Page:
When I started reading DC Comics I quickly came upon a saying, a cliche. I learned that a Green Lantern ring was “the most powerful weapon in the universe” and quickly it became clear that the series that not only understood this but understood why were some of the best that DC had to offer. But in seeking to understand that, DC and I made a mistake. We heard that phrase and we focused on “the most powerful”. Far Sector #3 is a comic that understands the significance of it being a “weapon in the universe”.
Initially Far Sector left me a bit cold. It’s world building felt like an expertly arranged meal I had no interest in eating and its characters felt bland. But, whether something in it changed or I did, the subsequent two issues have really changed my opinion of the first. Slowly the City Enduring came alive, its species and history became fascinating, and its anti-emotional politics grew beyond the simple us and them thinking of familiar sci-fi tropes of its core ideas. Any skilled SF writer knows that ideas, while often powerful, are cheap, it’s execution that makes or breaks series, and N. K. Jemisin is a skilled SF writer–with all the Hugos and Nebulas to prove it.
The issue is divided into two major scenes with a brief interlude between them. Each one has a function and they serve their purpose well. First up is the conclusion of Lantern Mullein’s visit with councilor Marth. Marth… Marth is slimy. We’re not in the room, we can’t truly feel the heat between him and his Green Lantern (and make no mistake, I think he sees her as his Green Lantern in one form or another), but Jemisin knows that and probably knows that most readers aren’t going to give him the same benefit of the doubt that this rookie Lantern is going to provide a handsome governmental official. So it’s very easy to distrust Marth all the more after this. At the end of the last issue, I wondered if he would be portrayed as an idealist, a junkie, or a rich boy out of his league. Throw those out with increasing seriousness, he’s not quite any of them.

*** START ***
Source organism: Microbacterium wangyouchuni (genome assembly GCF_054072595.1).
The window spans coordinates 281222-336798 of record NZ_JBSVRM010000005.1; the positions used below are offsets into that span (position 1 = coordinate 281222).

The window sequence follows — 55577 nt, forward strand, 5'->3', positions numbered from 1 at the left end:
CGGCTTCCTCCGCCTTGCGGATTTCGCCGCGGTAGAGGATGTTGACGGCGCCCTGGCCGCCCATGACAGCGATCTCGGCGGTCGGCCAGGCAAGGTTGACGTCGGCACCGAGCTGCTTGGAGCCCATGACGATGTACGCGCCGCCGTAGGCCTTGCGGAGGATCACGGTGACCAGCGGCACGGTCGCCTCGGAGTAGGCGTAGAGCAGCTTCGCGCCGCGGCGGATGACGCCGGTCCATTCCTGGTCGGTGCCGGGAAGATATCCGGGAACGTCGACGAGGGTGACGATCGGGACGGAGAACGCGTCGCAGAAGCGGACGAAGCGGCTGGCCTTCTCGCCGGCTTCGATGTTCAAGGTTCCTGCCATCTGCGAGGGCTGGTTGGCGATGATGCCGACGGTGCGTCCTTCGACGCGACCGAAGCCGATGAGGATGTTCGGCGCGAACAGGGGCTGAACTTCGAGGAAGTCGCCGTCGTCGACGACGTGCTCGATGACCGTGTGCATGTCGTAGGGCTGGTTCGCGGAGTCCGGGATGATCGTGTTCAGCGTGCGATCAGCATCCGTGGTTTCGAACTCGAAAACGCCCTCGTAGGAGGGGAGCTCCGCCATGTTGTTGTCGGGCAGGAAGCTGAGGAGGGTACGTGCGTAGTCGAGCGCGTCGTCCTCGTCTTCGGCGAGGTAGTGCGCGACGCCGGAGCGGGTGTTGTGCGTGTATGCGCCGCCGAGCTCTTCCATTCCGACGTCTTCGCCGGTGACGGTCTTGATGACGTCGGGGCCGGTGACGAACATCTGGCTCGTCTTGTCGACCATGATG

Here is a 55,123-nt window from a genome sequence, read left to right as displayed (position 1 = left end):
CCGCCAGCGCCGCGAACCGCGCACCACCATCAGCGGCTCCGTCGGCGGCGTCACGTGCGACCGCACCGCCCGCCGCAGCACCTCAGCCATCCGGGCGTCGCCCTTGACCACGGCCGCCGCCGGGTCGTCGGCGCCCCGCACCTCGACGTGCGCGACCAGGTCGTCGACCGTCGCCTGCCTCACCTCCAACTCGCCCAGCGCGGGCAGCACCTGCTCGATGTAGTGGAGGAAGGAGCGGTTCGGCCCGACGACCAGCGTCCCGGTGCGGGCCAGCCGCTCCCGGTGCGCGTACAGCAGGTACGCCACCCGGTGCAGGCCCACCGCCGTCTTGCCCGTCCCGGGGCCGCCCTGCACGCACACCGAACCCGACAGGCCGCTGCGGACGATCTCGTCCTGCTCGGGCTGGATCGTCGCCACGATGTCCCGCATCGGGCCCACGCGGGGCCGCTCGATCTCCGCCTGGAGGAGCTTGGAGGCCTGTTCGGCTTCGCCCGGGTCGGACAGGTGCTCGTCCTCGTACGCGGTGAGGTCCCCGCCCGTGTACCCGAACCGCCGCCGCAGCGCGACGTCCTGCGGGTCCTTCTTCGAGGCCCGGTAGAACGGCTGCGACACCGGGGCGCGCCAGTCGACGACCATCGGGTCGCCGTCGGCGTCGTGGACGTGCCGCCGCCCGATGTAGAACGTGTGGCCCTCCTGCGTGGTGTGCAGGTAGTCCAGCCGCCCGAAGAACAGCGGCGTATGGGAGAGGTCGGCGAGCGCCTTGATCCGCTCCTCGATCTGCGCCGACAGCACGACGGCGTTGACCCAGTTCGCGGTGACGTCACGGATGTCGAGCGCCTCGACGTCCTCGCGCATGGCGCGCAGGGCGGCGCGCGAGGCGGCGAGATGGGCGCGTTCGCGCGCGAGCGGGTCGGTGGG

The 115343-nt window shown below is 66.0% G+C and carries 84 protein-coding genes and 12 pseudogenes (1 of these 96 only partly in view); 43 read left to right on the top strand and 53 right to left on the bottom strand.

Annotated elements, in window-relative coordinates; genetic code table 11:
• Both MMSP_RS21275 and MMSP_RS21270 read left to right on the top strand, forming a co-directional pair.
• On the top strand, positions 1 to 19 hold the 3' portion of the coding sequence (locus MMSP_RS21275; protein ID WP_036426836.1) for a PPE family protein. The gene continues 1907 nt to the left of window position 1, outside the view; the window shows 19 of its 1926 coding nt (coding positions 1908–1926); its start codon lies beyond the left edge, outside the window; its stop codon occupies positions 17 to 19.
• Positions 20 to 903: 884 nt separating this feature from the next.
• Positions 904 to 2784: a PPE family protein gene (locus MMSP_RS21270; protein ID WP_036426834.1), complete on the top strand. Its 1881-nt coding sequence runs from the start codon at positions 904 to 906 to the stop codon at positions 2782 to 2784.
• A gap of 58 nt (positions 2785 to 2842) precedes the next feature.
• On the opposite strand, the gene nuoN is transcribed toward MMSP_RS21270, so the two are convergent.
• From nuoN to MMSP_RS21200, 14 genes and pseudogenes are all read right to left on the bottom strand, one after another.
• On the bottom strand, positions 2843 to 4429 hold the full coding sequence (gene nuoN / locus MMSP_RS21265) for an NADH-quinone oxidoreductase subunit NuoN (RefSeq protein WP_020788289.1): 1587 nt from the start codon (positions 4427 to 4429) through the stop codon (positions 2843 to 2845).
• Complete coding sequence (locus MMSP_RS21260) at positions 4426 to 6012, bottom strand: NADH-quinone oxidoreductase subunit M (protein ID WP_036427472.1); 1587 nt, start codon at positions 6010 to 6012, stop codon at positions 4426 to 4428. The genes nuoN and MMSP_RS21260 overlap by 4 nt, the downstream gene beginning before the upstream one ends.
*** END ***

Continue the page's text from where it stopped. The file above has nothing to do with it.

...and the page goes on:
Just as the Lantern stories that respected the power of the Ring caught my attention in my early days of comics reading, Marth benefits from Mullein’s, and by extension Jemisin’s, reverence for him, not only as a major political force but an intelligent and irremovable connection within the City Enduring. Mullein’s story continues to look at what it takes and how it benefits to treat people as valid and meaningful actors within the narrative, eschewing the frequently used detective fiction view of other characters as either allies to be gained from, leads to be coerced into support, or adversaries out to obstruct progress. Marth doesn’t fall cleanly into any of these camps, though he’s clearly not a safe choice of ally.
Jemisin also does a fine job of painting Marth as an understandable and, at times, sympathetic character despite the abuses of his privilege and does so in a way that still allows Mullein to give him too much of a wide berth. For any flirtatious dancing they were doing an issue ago, Mullein is clearly aware that this is her political superior and gives him the appropriate respect. Seeing her assumptions about him and the City Enduring battered by his words is a rather brilliant stroke. It reminds us that even a hero deeply concerned with context and history can fall victim to a people’s self-aggrandizing legends while also providing a template for those who may not have considered how such deprogramming occurs in our daily lives.
The back and forth between Mullein and Marth is fairly clever and does a nice job of presenting a clear and flowing exchange without becoming unnatural or predictable. Quite the contrary, Jemisin’s dialogue proves very realistic and engaging.
The @at remain the most comedic and least defined of the Trilogy, but, while she (they?) does little to combat this impression, @CanHaz is a positive addition to the series, both as a potential Watson and another connection, another string that Jemisin can pluck at any time.